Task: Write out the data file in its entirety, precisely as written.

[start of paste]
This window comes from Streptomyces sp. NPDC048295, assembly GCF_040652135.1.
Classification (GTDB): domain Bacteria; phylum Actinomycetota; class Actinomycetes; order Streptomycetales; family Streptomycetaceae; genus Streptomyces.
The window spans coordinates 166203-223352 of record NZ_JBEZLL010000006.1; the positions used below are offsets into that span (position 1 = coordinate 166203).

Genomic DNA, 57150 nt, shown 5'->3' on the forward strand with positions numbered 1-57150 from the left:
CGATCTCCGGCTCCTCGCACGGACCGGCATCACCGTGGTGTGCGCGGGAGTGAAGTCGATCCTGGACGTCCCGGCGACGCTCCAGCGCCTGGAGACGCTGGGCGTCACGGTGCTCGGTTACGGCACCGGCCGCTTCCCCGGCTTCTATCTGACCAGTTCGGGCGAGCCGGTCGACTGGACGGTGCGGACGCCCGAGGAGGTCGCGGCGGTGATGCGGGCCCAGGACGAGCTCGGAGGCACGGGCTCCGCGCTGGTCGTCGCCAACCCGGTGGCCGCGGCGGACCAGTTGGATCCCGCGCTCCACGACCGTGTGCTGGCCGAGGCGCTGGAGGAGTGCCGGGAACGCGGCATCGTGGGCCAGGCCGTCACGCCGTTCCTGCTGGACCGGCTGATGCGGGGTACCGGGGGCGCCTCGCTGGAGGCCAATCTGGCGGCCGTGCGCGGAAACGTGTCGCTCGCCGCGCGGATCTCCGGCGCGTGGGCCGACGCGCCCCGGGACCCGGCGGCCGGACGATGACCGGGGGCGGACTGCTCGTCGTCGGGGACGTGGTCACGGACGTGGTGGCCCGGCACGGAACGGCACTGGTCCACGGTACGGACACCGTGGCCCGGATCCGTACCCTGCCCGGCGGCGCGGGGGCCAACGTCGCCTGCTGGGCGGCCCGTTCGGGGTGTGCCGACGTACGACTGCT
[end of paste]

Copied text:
This window comes from Streptomyces sp. NPDC048295, assembly GCF_040652135.1.
Classification (GTDB): domain Bacteria; phylum Actinomycetota; class Actinomycetes; order Streptomycetales; family Streptomycetaceae; genus Streptomyces.
The window spans coordinates 166203-223352 of record NZ_JBEZLL010000006.1; the positions used below are offsets into that span (position 1 = coordinate 166203).

Genomic DNA, 57150 nt, shown 5'->3' on the forward strand with positions numbered 1-57150 from the left:
CGATCTCCGGCTCCTCGCACGGACCGGCATCACCGTGGTGTGCGCGGGAGTGAAGTCGATCCTGGACGTCCCGGCGACGCTCCAGCGCCTGGAGACGCTGGGCGTCACGGTGCTCGGTTACGGCACCGGCCGCTTCCCCGGCTTCTATCTGACCAGTTCGGGCGAGCCGGTCGACTGGACGGTGCGGACGCCCGAGGAGGTCGCGGCGGTGATGCGGGCCCAGGACGAGCTCGGAGGCACGGGCTCCGCGCTGGTCGTCGCCAACCCGGTGGCCGCGGCGGACCAGTTGGATCCCGCGCTCCACGACCGTGTGCTGGCCGAGGCGCTGGAGGAGTGCCGGGAACGCGGCATCGTGGGCCAGGCCGTCACGCCGTTCCTGCTGGACCGGCTGATGCGGGGTACCGGGGGCGCCTCGCTGGAGGCCAATCTGGCGGCCGTGCGCGGAAACGTGTCGCTCGCCGCGCGGATCTCCGGCGCGTGGGCCGACGCGCCCCGGGACCCGGCGGCCGGACGATGACCGGGGGCGGACTGCTCGTCGTCGGGGACGTGGTCACGGACGTGGTGGCCCGGCACGGAACGGCACTGGTCCACGGTACGGACACCGTGGCCCGGATCCGTACCCTGCCCGGCGGCGCGGGGGCCAACGTCGCCTGCTGGGCGGCCCGTTCGGGGTGTGCCGACGTACGACTGCT